About RMA


What Does RMA Stand For?


A Return Merchandise Authorization or Return Material Authorization (RMA) is a transaction whereby the recipient of a product arranges to return defective goods to the supplier to have the product repaired or replaced or in order to receive a refund or credit for another product from the same retailer or corporation. In practice, an RMA is only issued after a series of tests.

The specifics vary between different retailers and industries, but in general the steps taken are similar. For this example we will use a hardware product:

Should the customer encounter a problem, they generally call a customer service phone number and get an "RMA number" or designation which is written on the bill of lading or other packaging. This is so that the supplier's own shipping and receiving department knows how to route the returned goods and is assured that the customer has talked to someone in customer service.

If there exists a defect in the product, the engineer on call will have to ascertain as to whether or not the hardware had suffered a CID (Customer Induced Damage). This is done to prevent the company from accepting losses on behalf of the supplier due to negligence from the retailer. The product then goes to the scanning vendor, who will try to repair the defect if it's a minor defect, and send it out again in another order that he gets. If both these tests fail, then the item is sent to the principal vendor for replacement, and the principal vendor will once again check whether there were any defects in the product or whether the product has been tampered with.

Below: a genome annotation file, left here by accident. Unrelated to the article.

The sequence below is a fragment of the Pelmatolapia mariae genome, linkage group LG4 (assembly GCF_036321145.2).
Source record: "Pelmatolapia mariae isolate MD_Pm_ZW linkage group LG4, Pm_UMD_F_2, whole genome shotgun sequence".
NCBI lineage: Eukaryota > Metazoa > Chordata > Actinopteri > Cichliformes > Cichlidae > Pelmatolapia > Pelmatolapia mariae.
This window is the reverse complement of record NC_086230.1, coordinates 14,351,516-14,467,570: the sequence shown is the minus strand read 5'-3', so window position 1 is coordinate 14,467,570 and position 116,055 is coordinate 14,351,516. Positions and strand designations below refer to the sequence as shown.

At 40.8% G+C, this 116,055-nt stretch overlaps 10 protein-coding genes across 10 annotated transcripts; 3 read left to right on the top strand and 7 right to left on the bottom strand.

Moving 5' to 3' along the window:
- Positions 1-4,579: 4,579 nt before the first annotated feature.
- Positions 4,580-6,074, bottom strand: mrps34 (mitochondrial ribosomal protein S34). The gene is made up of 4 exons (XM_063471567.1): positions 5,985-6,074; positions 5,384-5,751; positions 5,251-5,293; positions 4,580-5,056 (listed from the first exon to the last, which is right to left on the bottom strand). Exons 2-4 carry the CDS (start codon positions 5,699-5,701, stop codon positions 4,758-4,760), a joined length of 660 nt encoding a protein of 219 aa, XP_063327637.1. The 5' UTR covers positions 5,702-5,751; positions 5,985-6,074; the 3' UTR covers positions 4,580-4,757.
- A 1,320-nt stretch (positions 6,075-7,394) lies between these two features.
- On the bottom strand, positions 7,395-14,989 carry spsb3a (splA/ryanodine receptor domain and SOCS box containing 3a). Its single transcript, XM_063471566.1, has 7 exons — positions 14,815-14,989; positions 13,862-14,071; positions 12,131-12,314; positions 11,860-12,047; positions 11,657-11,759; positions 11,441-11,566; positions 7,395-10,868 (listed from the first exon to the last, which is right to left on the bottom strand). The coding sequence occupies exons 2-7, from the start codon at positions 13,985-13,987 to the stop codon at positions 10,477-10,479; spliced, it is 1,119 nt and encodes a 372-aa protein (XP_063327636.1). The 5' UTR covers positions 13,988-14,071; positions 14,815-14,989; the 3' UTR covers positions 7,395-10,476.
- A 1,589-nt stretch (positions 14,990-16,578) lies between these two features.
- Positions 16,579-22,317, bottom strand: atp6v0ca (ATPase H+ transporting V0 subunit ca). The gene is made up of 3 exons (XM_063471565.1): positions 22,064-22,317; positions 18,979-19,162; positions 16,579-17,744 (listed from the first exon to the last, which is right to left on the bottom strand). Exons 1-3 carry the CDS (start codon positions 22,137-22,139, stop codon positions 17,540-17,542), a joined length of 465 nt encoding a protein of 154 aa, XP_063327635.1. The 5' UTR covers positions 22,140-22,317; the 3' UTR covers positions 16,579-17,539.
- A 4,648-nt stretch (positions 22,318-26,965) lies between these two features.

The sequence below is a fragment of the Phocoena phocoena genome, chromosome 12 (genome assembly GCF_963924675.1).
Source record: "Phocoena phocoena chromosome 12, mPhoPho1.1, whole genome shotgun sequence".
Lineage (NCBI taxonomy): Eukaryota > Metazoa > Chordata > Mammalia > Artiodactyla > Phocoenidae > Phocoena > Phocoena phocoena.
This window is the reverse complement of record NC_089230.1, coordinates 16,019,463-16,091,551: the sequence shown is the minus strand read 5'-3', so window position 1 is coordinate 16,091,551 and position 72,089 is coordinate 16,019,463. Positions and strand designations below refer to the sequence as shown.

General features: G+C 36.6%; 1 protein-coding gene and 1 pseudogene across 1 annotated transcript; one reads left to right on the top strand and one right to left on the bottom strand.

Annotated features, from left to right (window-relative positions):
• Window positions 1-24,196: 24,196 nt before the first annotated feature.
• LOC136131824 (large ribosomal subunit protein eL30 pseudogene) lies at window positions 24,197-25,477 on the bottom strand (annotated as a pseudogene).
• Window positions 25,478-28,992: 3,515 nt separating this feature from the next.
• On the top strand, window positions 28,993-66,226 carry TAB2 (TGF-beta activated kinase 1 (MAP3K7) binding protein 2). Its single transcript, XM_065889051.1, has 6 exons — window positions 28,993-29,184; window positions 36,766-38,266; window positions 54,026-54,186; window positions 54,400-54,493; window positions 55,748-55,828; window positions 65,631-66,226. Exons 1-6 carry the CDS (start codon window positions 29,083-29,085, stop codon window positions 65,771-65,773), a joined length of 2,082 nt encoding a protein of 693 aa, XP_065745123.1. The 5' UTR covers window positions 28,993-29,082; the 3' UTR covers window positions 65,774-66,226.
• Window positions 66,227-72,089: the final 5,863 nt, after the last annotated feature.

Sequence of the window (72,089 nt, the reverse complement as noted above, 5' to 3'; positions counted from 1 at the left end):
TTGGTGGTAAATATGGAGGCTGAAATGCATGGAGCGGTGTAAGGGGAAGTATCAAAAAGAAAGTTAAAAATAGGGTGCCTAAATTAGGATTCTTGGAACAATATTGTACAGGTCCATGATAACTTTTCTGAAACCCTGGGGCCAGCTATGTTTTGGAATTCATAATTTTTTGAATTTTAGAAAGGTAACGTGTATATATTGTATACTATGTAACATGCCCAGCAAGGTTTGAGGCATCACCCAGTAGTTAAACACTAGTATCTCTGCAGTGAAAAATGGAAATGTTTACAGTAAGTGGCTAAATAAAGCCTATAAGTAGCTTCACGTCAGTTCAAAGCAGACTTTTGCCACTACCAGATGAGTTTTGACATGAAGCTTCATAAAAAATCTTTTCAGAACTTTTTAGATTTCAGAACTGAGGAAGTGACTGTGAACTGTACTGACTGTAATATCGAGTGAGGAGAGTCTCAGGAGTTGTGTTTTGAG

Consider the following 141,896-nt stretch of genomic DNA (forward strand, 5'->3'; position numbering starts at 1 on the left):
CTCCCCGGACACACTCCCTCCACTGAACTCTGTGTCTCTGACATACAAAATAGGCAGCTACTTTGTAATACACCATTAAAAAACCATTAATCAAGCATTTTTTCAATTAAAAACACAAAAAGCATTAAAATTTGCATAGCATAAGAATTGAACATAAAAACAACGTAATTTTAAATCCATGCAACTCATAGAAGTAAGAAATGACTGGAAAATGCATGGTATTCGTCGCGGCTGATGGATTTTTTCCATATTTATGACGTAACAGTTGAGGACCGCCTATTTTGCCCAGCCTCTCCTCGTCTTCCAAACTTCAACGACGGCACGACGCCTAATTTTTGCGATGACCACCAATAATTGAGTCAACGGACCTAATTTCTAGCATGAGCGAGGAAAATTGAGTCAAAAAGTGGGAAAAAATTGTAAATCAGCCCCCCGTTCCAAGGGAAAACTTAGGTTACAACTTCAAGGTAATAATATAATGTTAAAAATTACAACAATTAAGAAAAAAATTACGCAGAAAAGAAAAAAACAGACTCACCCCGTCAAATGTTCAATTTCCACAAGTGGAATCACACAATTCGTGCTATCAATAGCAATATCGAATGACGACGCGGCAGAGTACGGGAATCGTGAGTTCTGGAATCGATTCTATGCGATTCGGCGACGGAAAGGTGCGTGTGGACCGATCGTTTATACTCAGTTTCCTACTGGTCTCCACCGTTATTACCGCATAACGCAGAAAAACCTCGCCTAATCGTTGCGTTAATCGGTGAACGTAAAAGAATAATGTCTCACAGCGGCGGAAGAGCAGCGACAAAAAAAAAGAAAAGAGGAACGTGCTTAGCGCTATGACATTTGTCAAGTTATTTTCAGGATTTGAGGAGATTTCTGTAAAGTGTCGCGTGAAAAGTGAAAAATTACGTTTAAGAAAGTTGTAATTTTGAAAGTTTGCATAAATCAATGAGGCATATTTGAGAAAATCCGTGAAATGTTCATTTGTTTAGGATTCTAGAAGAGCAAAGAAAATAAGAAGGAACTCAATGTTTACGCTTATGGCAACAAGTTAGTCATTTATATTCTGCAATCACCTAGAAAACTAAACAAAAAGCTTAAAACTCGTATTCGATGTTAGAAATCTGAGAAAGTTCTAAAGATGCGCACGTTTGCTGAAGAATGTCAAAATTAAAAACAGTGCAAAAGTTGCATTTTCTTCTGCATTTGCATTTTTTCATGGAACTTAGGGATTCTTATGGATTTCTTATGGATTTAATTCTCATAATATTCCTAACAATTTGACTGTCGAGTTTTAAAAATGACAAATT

Finally, if all these tests fail and there is a confirmed production defect, the supplier replaces the material with another of the same (which is not defective), or he issues a credit note to the customer or retailer which may be exchanged for cash or another product, depending on individual store policy.

Generally, this is done with new goods that have been received DOA ("dead on arrival") or when they have become defective while still under warranty.

In some cases the retailer sends RMA forms and packing labels, sometimes even prearranged packaging for the return shipment. The labels may provide for the retailer to pay the shipping charges, e.g., by freepost.

Often, the term RMA is used by customers (usually as a verb) to refer to the physical act of shipping a defective product back to the vendor, ie. "I'll have to RMA that new system ASAP because it was DOA."